I believe that informing students about the very real consequences of environmental neglect, and inspiring them to take active roles will jolt many of them out of this state of apathy. Communication through articles, editorials or meetings is the key to making others aware of their own responsibility for Earth's welfare. I have written editorials to my newspaper about the environmental damage created by incineration, which is the answer to unsuccessful recycling programs. As the Chairperson of the E.C.O.S., I was very proud of all that the Coalition accomplished in creating the Green Revolution, an environmental awareness campaign. E.C.O.S. established a schoolwide can, bottle and paper recycling program. In collaboration with Key Club, E.C.O.S. produced the first student-run assembly in the history of my high school. A key component of the Green Revolution, the assembly included a guest speaker from the Sierra Club and the "Tin Can Man," and encouraged students to take an active part in protecting the environment. E.C.O.S. convinced the school's administration to replace all paper used in the school with 100% recycled paper (50% post-consumer waste). There are plans for a composting program for food scraps from the cafeteria. In the community, E.C.O.S. members volunteer for the New York City Parks Department; we are involved in park cleanups at Battery Park, and we also volunteer at New York City's annual environmental festival, "EcoFest."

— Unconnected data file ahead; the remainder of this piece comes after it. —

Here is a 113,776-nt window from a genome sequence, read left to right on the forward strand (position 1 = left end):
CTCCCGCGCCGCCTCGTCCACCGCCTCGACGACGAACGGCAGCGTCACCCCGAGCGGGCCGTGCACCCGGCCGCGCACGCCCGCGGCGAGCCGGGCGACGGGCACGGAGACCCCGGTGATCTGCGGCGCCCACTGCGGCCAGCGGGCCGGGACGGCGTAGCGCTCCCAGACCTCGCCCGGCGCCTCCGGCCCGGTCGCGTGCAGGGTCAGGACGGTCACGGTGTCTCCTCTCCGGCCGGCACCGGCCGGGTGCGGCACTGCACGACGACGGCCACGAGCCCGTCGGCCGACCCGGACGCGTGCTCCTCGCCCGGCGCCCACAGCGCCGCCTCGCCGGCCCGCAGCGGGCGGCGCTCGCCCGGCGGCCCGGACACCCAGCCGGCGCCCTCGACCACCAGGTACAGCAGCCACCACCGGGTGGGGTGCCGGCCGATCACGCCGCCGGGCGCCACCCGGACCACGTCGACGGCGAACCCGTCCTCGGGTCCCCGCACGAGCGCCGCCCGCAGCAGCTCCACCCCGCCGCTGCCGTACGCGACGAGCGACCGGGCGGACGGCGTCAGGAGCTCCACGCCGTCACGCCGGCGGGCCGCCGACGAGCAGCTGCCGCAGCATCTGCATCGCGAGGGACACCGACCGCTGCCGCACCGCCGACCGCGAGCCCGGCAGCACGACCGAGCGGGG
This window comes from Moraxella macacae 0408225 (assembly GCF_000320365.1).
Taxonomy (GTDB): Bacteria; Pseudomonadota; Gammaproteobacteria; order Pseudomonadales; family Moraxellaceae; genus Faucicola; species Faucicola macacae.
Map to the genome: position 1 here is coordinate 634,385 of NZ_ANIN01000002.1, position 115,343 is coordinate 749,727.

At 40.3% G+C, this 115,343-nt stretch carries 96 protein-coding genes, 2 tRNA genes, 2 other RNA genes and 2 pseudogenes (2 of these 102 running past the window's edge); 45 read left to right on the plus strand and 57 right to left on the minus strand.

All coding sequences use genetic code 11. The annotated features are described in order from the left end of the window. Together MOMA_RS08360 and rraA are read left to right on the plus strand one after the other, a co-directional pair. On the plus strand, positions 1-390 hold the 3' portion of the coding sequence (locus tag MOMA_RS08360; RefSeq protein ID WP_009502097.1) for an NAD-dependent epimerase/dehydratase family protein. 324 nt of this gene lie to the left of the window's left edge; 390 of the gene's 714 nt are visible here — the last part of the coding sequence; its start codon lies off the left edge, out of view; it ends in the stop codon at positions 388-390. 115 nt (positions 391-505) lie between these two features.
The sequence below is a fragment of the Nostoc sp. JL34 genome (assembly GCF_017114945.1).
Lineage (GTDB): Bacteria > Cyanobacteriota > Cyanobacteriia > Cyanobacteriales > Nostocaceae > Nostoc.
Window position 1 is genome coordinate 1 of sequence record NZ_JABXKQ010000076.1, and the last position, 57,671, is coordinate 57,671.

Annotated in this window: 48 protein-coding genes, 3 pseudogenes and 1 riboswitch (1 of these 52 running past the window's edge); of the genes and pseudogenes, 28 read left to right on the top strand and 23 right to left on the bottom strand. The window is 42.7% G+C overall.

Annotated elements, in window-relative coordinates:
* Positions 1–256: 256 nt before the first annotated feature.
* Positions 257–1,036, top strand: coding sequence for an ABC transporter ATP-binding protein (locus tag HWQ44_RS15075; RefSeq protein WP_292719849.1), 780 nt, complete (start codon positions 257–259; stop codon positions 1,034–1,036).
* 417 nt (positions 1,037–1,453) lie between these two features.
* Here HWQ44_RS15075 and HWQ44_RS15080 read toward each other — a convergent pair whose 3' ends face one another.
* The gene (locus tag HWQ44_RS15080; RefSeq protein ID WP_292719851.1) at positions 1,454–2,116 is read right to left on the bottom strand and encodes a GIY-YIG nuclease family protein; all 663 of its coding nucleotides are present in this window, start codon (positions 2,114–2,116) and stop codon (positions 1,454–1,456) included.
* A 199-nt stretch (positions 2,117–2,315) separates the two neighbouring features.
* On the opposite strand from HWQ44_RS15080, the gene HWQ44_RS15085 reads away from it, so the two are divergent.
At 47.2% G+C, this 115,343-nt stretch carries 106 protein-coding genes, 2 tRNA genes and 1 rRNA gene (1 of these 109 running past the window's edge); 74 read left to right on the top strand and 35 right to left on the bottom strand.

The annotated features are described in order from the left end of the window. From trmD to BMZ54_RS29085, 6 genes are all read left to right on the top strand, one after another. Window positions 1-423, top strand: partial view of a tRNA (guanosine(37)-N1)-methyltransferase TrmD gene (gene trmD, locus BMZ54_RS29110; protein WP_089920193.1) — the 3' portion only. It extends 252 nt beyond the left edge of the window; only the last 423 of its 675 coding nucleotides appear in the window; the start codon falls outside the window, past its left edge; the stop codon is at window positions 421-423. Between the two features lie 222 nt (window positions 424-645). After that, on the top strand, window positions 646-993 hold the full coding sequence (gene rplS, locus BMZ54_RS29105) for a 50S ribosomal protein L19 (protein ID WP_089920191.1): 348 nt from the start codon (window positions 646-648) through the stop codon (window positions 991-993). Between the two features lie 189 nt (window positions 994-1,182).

I hope that the schoolwide recycling program will encourage my peers to take active responsibility for the planet that we will soon inherit. The Special Education students get involved by painting and recycling boxes, and monitoring the amount of paper recycled. E.C.O.S. also sponsored a button design contest in search of the best button with an environmental message.
Toward the Future

I know for a fact that this type of communication has at least awakened many of my peers to the environmental movement. But unfortunately this does not mean that every student in my high school is now an environmentalist. I have friends who are completely indifferent to the extinction of species and the burning of rainforests. They are indifferent because they have not yet noticed the impact of environmental neglect on their lives. But the environment needs their support too, before the effects of pollution and destruction become both blatant and irreversible.

The abuse of the Earth is rapidly changing the natural environment. I believe that the Earth will adapt itself to this new environment, but I'm afraid that the new adaptation will be inhospitable to humankind. Perhaps like the dinosaurs who became extinct when the Earth changed its environment, humans will become extinct when the Earth changes itself according to the new environment that we create. It is up to each individual to climb out of the ditch of abuse and onto the path of conservation.

Ying Wu is now a freshman at New York University in the Bachelor of Arts, Doctor of Medicine program. For information on E.C.O.S. and S.E.T.A., contact: S.E.T.A., Stuyvesant High School, 345 Chambers Street, New York, NY 10282.